David Mendez

RBPD rallies behind cancer diagnosis

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The Redondo Beach Police Department has begun selling wristbands and pins in support of Cait Naylor, daughter of RBPD Capt. Jon Naylor. Instagram: @redondobeachpd

by David Mendez

Earlier this month, Redondo Beach Police Captain Jon Naylor received a request from his 11-year-old daughter Cait — she wanted him to shave her head.

Getting home from a shift, he found out that a chunk of her hair had fallen out. Cait was near the end of her first month of chemotherapy to treat an aggressive childhood cancer that had come on rapidly. So she asked her father to help her with doing something he has years of expertise in doing for himself.

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“So I did. I shaved her head,” Naylor said. “And I looked down and actually…her head is actually just so beautiful.”

Cait, Naylor insists, has been a strong young woman throughout the process. And the Redondo Beach Police Department has taken that idea and run with it, rallying behind the Naylor family by selling #CAITSTRONG pins and wristbands.

In October, Cait had just wrapped up tryouts and clinics for her club volleyball team, when she started to complain about a bit of pain in her ankle. The pain was getting in the way of her workout and practice sessions. At first, it didn’t seem like a big deal — when Naylor looked at it, he thought she’d just hurt herself without realizing it.

“It wasn’t like a knob or a lump, it just looked puffy, like a swollen ankle…she probably twisted it, no big deal,” Naylor thought. They’ll wrap her up with an Ace bandage, rub a bit of dirt on it, it’ll be fine.

But Cait’s mother insisted they get the ankle checked out. So they did. It was cancer, and more specifically rhabdomyosarcoma, or RMS, a relatively rare cancer that targets skeletal muscles — muscles that pull on tendons to move body parts, like a bicep. RMS most often develops in adolescents, and as the Naylors learned, it’s fast-moving.

November was a whirlwind month of medical scans, biopsies, bone marrow tests and chemotherapy port placements. Then doctors learned that the cancer had spread to Cait’s lungs, moving into Stage Four territory.

“It’s crazy. It went from her ankle hurting in one week to their whole life-changing,” said RBPD Chief Keith Kauffman. “It almost felt like an overreaction, like how do they already know this? But had treatment plans lined up before they were even ready to go.”

Kauffman has been there alongside Naylor throughout the process, as a boss, colleague, and friend. The department as well has drawn around Naylor, his daughter and Children’s Hospital Los Angeles, where Cait is receiving treatment.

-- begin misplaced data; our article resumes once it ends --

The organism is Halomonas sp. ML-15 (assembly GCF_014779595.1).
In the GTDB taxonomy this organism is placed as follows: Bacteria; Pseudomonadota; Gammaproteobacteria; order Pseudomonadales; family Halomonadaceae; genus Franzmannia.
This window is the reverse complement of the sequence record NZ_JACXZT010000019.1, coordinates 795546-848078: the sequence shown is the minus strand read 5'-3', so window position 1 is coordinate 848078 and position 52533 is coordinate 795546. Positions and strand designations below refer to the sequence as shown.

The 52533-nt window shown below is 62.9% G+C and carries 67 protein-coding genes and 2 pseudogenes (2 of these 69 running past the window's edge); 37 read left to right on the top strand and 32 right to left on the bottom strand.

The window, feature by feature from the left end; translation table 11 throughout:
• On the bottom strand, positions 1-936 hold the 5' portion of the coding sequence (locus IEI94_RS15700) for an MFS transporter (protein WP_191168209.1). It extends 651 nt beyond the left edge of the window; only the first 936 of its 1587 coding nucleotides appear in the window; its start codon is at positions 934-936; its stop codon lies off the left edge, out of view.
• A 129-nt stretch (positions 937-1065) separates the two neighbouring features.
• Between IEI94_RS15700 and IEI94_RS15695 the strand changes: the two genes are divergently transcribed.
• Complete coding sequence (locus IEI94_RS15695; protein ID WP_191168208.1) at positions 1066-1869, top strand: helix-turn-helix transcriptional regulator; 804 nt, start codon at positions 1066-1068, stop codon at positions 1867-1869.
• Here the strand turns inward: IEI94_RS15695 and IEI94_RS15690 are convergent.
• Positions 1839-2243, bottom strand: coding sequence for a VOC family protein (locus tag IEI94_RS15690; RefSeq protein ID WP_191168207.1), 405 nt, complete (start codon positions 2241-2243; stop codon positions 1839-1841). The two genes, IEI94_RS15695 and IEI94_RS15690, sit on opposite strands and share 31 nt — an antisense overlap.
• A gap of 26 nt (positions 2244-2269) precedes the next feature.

Naylor captains the department’s Community Services division, which takes point on many matters that most-closely affect residents, and leads RBPD’s Community Working Group. He’s among RBPD’s most visible faces, second to Kauffman (and the department’s ever-photogenic K-9 officers). This is one of the first times in his 25-year career as a police officer that he’s felt no control over a situation. But the support he and his family have gotten has steadied them.

“We’re really lucky. We have great insurance through the City, and everyone at the Police Department and the City has stepped up and given us so much support,” Naylor said.

On Dec. 19, RBPD announced via social media that it was selling yellow #CAITSTRONG bracelets and pins for $10 at the front counter of the RBPD police station. It took off quickly — police had trouble keeping up with demand for the bands, and trips to the department’s front desk had front-office staff asking for names, addresses and phone numbers to send bracelets along. At one point, Kauffman told his staff to order as many as 1,000 more bands and pins after the initial order sold out. The Chief’s assistants, with other members of the department’s civilian staff, came in on their off-days to help manage the demand.

“That’s a testament to Jon, a testament to our department and our outreach and of course the community’s response,” Kauffman said. “There’s comfort in knowing how much support we have for Jon.”

The wristband and pin sales, Naylor said, will go toward helping Cait feel comfortable during her chemotherapy. The high-dose treatments leave her feeling like she’s been hit with a truck, requiring multi-night hospital stays.

At Naylor’s request, an officer set up a fundraiser through the St. Baldrick’s Foundation, a charity which raises money to fight childhood cancers. Their trademark is highly visible events, where people will come together having collected funds with the promise of getting their heads shaved before a crowd. That fundraiser will take place on Jan. 18, from 10 a.m. to 5 p.m. at the RBPD Annex, 200 N. Pacific Coast Highway.

“We want to send the message that parents need to be aware of this. Only 7 to 8 percent of kids with cancer have RMS,” Naylor said. “It’s an absolute godsend that her mom had the instinct to act on it and say something. If it was me — and I think a lot of parents are like this — we’re just keeping an eye on it, until she said it was excruciating. But had we done that, this would be a different story.”

Cait is holding steady. On her good days, of which there are many, she’s riding her bike, walking the dog, up and about with little issue, like she’s not even sick anymore. Sometimes, her father said, she’ll wear a beanie when they go out. But other days, she just doesn’t care, ready to face the world as she is.

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